In a short but fascinating 1982 paper, Wolf-Ernst Reif and his co-worker A. Dinkelacker reviewed the hydrodynamics of dermal denticles in fast-swimming sharks. Reif and Dinkelacker found that the crowns of dermal denticles in the Shortfin Mako and other fast-swimming sharks are smooth and almost ridgeless on the tip of the snout and leading (anterior) edges of the fins, but elsewhere on the body the crown ridges are quite steep, with depths one-half to two-thirds their width. They also found that the alignment of these crown ridges varies over the body, closely approximating path-of-least-resistance flow of water over the surface of the shark. The smoothness of denticles on the leading edges of the snout and fins offer the least resistance to these areas of minimal boundary layer thickness. In contrast, the alignment of crown ridges with the 'natural' flow-direction of water over the shark's body can be expected to maximize drag reduction by reducing turbulence, thereby preventing eddy formation. The arrangement of dermal denticles in the White Shark is probably very similar to that exhibited by the Shortfin Mako. Thus, like a dimpled golf ball, a grooved Great White may glide farther on a given amount of energy than would a smooth one.
In a 1986 paper, biologists William Raschi and Jennifer Elsom reviewed the drag-reduction properties of shark dermal denticles. Raschi and Elsom examined the denticles of 15 species of shark and found that those of fast-swimming pelagic species — such as the Shortfin Mako — are consistently smaller and lighter than those of sluggish or bottom-dwelling species. Therefore, the relatively small, light-weight dermal denticles of the White Shark are probably adapted for fast swimming more than armor-like protection — yet another compromise between form and function. In addition, they found that the Shortfin Mako and other fast-swimming species consistently had ridge characteristics nearer those values predicted as optimal for burst speeds. Raschi and Elsom also found that, despite growth-associated increases in the crown size of denticles, the height and spacing of the scales' longitudinal ridges remained nearly constant in all species examined. This suggests that some important functional feature may be maintained throughout a shark's life. That feature is very probably drag reduction — in a 1984 report, Raschi and ichthyologist Jack Musick discovered that the longitudinal ridge system created by shark dermal denticles is responsible for drag reductions as great as 8%. That percentage represents a substantial energy savings, and it seems unlikely that the White Shark would not take advantage of the benefits afforded by this mechanism.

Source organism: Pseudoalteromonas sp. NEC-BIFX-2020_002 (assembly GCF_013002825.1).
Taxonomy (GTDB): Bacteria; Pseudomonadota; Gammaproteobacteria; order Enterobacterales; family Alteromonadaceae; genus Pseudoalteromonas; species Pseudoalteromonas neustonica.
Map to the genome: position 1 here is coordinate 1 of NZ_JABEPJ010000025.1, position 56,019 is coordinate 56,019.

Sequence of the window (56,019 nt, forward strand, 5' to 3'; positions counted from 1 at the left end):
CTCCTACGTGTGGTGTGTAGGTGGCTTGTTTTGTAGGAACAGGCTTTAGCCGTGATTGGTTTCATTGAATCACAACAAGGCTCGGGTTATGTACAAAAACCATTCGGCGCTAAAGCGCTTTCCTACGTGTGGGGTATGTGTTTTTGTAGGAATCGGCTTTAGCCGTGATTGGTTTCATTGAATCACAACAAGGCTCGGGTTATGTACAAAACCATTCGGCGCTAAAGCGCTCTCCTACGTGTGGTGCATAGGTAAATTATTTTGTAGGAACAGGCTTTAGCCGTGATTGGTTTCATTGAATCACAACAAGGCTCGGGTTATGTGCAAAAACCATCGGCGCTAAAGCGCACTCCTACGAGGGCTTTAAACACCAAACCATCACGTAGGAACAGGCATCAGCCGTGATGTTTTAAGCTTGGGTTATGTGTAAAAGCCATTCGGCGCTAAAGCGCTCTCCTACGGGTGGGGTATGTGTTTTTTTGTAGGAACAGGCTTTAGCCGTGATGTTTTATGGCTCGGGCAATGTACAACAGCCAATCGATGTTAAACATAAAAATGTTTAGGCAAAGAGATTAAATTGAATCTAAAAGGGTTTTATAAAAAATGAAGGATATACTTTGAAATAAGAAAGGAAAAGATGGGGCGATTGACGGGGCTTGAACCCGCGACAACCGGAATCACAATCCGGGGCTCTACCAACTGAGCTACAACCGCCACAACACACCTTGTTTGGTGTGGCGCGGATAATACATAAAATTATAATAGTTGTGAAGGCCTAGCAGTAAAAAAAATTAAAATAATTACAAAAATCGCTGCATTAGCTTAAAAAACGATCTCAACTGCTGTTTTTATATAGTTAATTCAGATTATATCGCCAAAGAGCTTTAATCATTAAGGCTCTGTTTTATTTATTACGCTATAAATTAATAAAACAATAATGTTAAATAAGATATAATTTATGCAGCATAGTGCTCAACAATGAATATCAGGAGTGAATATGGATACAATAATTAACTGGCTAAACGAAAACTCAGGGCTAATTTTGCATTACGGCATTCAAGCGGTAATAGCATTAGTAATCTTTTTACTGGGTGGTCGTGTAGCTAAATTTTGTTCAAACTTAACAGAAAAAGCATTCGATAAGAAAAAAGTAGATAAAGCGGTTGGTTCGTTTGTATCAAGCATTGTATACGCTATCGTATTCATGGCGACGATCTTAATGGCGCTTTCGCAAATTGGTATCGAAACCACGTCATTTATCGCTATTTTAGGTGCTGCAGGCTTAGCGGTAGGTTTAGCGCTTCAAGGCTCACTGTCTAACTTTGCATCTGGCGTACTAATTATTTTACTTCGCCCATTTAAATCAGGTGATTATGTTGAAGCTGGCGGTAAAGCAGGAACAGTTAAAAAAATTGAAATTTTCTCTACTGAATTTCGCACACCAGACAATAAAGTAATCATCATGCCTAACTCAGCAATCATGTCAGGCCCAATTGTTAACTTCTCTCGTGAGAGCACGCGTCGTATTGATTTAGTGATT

There is at least one further benefit of sharks' hydrodynamically sculpted dermal denticles: stealth. Despite pioneer undersea explorer Jacques-Yves Cousteau's poetic description of the marine environment as a "silent world", the ocean is full of noise. Mournful songs of lonely whales, exuberant squeals and clicks of cavorting dolphins, multitudinous croaks and yaps of reproductively-ripe fishes, and the incessant, static-like chorus of snapping shrimps vie with the mechanical rumble of ocean-going ships and the frenetic buzz of speedboats. If you were to lower a hydrophone (underwater microphone) near a school of teleost fishes, you would quite easily hear the sloshing sounds of water turbulence, created by their swimming movements. The large, overlapping scales of teleosts are not nearly as hydrodynamically 'clean' as the dermal denticles of sharks. If you were to place the same hydrophone near a cruising shark, no such swimming sounds would be heard. Sharks are, literally, "silent hunters". For the Great White, this hydrodynamic side-effect probably confers tremendous advantages when stalking prey: the hapless fish or sea lion almost never hears the shark that caught it.